Did I mention that dates 3, 4 and now 5 all happened on the same day? 3 and 4 were pre-arranged and we met through OkCupid, but Number 5 I only arranged through Happn as I walked to the tram from Number 4. We’d had a little bit of banter online and had exchanged numbers. He has a professor and his profile pictures included him sitting near a campfire. Happn has less search criteria or mathematical algorithms based on lengthy surveys, so all you get is a location, an occupation, a few pictures, a few lines of bio, a list of things you mutually ‘like’ on Facebook and if you have any mutual friends. We mutually liked Scott Ludlam, La Mama Theatre and the ‘I Fucking Love Science’ Facebook group. Bodes well.
It was only 9pm when I finished with Number 4, the second Orator of the week, so I texted this Wild Card bloke who I didn’t know that much about and we arranged to meet in 20 minutes at The Standard in Fitzroy. My old housemate used to love this pub for it’s decent food, ambient lighting and lack of douchebags. The fellas behind the bar are also fairly easy on the eye, despite their painfully hip hairstyles. I’ve never found the ironic mullet or ironic bowl cut attractive. I find city irony rules too hard to follow. Don’t ‘ironically’ love the Backstreet Boys and then hate on me for preferring 5ive.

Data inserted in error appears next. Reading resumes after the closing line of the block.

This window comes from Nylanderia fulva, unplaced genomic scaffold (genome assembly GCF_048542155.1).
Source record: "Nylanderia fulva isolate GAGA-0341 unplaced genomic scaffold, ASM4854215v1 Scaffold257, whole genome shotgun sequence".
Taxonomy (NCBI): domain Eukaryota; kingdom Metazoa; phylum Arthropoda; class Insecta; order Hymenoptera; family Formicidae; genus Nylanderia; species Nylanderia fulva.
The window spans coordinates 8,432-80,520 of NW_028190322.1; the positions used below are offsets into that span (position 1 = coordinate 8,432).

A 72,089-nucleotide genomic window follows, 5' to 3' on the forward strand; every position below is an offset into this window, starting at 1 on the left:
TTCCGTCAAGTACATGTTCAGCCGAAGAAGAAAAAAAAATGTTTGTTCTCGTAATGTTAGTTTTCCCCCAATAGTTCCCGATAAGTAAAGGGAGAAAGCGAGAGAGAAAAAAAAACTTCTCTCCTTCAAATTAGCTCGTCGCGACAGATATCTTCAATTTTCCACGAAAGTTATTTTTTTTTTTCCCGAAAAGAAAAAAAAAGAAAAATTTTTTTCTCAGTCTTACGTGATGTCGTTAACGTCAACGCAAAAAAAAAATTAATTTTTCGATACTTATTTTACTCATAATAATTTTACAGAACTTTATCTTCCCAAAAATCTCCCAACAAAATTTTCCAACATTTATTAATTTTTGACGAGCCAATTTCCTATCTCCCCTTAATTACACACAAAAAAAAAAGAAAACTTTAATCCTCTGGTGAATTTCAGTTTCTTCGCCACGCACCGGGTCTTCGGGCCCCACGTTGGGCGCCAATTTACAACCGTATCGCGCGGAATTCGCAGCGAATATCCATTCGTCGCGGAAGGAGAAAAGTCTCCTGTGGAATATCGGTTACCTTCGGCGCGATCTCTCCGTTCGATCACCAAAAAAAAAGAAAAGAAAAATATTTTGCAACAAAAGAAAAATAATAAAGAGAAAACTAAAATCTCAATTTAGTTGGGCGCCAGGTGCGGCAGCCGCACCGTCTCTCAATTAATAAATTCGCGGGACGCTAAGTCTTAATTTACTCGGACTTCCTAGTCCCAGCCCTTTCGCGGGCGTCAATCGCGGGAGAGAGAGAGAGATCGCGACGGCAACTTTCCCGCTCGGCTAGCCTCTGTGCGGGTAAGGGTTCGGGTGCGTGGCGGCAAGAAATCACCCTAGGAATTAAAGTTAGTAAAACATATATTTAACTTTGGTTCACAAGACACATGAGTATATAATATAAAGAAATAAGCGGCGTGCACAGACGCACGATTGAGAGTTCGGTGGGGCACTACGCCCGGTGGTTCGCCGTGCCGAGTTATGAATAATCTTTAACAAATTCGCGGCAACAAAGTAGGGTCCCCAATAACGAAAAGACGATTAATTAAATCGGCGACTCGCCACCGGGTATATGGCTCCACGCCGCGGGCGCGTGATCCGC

I digress. I got there first (which made me feel smug af), order a neat Jamos (student budget) and find a table in a corner. He arrives wearing a cap and drinks red wine. We talk about theatre and politics and ourselves. He is well travelled, highly educated and if we had done the OkCupid surveys we’d no doubt have a 90+ match percentage. It’s interesting, but not thrilling. He is very cool, not showing much emotion. This calm confidence is attractive, but not as much as the infectious passion of The Conversationalist earlier that day.
We agree to go and see some shows together.
No pash. No second date.
6. ‘Coffee’ with another Orator
I wrote the other week that I could tell within 3 seconds of meeting a first date if chemistry existed. Just as chemistry can grow over the 59.57 minutes of the date if there’s a connection through conversation, charm, confidence, intellect or wit, so to can the initial promise of chemistry plummet.
I was trying not to judge based on occupation, but sought out dates with a similar level of education. So the morning after my 3 dates in one day, I gave another ‘finance industry’ guy a go. This one was a babe, and as he found me in Mr Tulk he flashed an incredibly babin’ smile. First 3 seconds boded well.
Then he opened his mouth to speak. Then he didn’t close it for the remaining 59.57 minutes of the date. Another Orator. At one point I noticed I hadn’t said anything of substance for a while so I stopped even saying “Yeah” at the end of his sentences to see if the lack of noise from my side of the coffee table would prompt him to ask me a question. I waited 17 minutes. He asked me a question, then looked at his watch as I began to reply.
Afterwards he sent me an “I had a really great time today” message and I replied 12 hours later with a thumbs up emoji. Look I know it’s a limited sample size but so far the data points towards a correlation between the finance industry and Orators. So, sashay away ‘finance industry’ dudes.
No pash. No second date.